Imam Ibn Qayyim (d.751/1350), May Allah have mercy on him, described thankfulness saying, “The root of thankfulness (al-Shukr) is acknowledging the gift of the giver with submission, humility, and love. So, whoever does not know of a gift, being ignorant of it, cannot appreciate it. And whoever knows it, yet does not know the giver of it, also cannot (truly) appreciate it. And whoever knows the giver and the gift, yet rejects it, has denied it (kafara biha). Yet, whoever knows both the gift and the giver, and accepts it and does not reject it, yet does not do so humbly, loving him (the giver) and being pleased by him and with him, also has not appreciated it (lam yashkurha). Yet whoever knows it, and its giver, and accepts it with humility and love, being pleased by and with the giver, using it in a way the giver loves, in obedience to him, has truly shown thankfulness. Thus, thankfulness requires understanding of the heart; and good deeds, which are inclining toward the giver and his love, follow this understanding. This is as Imam Al-Bukhari reports through Shaddad bin Aws, May Allah be pleased with him, that the Messenger of Allah, peace and blessings of Allah be upon him, said, ‘The most superior way of asking for forgiveness from Allah is: O Allah, You are my Lord, there is no god but You. You have created me and I am Your slave, and I am keeping my promise and covenant to You as much as I can. I seek refuge with You from the evil of what I do. I acknowledge Your blessings and I acknowledge my sin, so forgive me, for there is none who can forgive sin except You. The Prophet, peace and blessings be upon him, added, ‘If somebody recites it during the day with firm faith in it, and dies the same day before the evening, he will be from the people of Paradise; and if somebody recites it at night with firm faith in it, and dies before the morning, he will be from the people of Paradise.’”

From this beautiful saying, we can understand that thanking Allah is not merely something we do with our tongues. It is not enough for us to say “alhamdulillah” or “al-shukr lillah” or other such phrases to show our gratitude. Rather, we must understand the depth of the blessing by remembering that it is from Allah directly. Even blessings that we think are from our own actions, such as the money we earn from our jobs, are from Allah, who blessed us with the ability to work hard, and gave us success in our efforts.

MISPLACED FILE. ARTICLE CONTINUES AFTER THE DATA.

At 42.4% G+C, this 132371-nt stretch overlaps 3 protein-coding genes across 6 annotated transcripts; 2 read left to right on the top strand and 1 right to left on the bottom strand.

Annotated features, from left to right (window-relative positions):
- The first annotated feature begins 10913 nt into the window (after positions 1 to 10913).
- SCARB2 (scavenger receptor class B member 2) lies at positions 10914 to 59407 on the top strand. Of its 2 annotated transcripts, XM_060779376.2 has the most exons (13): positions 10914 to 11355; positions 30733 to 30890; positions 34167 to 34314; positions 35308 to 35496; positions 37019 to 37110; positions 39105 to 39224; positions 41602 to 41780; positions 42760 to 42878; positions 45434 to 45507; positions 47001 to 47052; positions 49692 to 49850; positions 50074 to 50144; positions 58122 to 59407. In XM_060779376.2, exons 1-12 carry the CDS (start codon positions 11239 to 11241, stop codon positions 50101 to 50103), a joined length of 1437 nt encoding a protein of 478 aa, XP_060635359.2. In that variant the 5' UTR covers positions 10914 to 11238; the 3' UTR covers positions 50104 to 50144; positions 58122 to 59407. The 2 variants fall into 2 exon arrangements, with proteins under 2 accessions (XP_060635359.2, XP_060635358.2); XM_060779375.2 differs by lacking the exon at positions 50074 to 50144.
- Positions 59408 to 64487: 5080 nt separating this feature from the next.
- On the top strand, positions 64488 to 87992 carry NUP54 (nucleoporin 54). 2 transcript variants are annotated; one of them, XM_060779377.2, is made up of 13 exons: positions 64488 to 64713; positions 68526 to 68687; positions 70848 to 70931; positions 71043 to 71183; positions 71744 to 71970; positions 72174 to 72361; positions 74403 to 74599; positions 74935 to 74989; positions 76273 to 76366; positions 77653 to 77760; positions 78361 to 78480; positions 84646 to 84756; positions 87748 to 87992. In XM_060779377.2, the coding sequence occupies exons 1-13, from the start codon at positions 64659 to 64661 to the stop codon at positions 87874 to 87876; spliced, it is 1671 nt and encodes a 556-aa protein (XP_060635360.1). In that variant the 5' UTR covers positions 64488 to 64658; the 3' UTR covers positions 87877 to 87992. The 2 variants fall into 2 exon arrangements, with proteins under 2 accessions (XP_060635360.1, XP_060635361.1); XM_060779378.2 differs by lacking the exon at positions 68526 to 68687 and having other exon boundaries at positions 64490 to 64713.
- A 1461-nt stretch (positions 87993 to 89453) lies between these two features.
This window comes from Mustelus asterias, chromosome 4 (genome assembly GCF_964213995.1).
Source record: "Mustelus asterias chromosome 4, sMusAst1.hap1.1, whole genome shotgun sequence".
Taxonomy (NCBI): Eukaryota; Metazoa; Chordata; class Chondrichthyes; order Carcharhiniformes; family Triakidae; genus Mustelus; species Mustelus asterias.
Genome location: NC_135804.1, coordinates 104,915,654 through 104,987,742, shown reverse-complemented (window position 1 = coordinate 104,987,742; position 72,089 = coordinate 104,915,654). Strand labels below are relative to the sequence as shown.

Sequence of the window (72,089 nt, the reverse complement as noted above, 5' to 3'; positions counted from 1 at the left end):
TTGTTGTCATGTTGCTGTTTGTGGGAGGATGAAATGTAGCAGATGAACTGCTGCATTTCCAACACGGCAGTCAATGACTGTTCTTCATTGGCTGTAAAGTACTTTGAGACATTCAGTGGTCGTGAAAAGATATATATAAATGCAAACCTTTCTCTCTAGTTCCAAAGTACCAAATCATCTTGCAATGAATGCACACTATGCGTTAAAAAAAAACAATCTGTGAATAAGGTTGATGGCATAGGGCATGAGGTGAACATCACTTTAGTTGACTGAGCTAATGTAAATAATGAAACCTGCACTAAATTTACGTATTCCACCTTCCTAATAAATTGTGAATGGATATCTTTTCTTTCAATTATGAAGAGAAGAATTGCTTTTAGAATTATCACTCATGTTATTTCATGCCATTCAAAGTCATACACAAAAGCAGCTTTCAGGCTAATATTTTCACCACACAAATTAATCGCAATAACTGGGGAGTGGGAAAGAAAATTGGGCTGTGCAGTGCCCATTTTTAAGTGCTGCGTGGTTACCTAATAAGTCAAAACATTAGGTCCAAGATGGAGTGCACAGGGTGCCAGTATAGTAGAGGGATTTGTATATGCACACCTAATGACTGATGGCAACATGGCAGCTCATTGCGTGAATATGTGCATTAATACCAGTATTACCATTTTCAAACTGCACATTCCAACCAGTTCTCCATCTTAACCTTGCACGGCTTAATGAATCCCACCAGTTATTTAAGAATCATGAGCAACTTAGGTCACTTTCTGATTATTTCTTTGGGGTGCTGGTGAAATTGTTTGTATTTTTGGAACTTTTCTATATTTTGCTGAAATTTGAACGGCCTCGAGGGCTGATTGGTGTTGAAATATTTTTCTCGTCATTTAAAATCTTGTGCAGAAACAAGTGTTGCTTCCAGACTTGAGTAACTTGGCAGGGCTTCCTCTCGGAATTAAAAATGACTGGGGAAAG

Furthermore, it is vital for us to utilize those blessings in a way that is pleasing to Allah, in keeping with sacred Law, since one of the worst things a person can do (May Allah protect us from such deeds) is to use the blessings of Allah to disobey him, which is the complete opposite of thankfulness. In fact, true thankfulness should manifest in the believer’s acts of worship as well. The Prophet, peace and blessings be upon him, was asked why he used to stand hours in prayer until his feet would swell up from standing so long, despite the fact that he was forgiven by Allah (and thus not in need of good deeds to remove sins) and he replied, “Shouldn’t I be a thankful servant?”

This is the Islamic perspective on Thankfulness, which leads us to appreciate our blessings, our Creator who gave them to us, and allows us to grow closer to Him through acts of obedience and worship, which in turn further strengthens our relationship with Him. This is as the Prophet, peace and blessings be upon him, said, “The most beloved things with which My slave draws nearer to Me, is what I have enjoined upon him; and My slave keeps on coming closer to Me through performing Nawafil (praying or doing extra deeds besides what is obligatory) till I love him, so I become his sense of hearing with which he hears, and his sense of sight with which he sees, and his hand with which he grips, and his leg with which he walks. If he asks Me, I will give him, and if he asks My protection, I will protect him; and I do not pause to do anything as I pause to take the soul of the believer, for he hates death, and I hate to disappoint him."

"O Allah, help us in remembering You, in giving You (proper) thanks, and worshipping You well."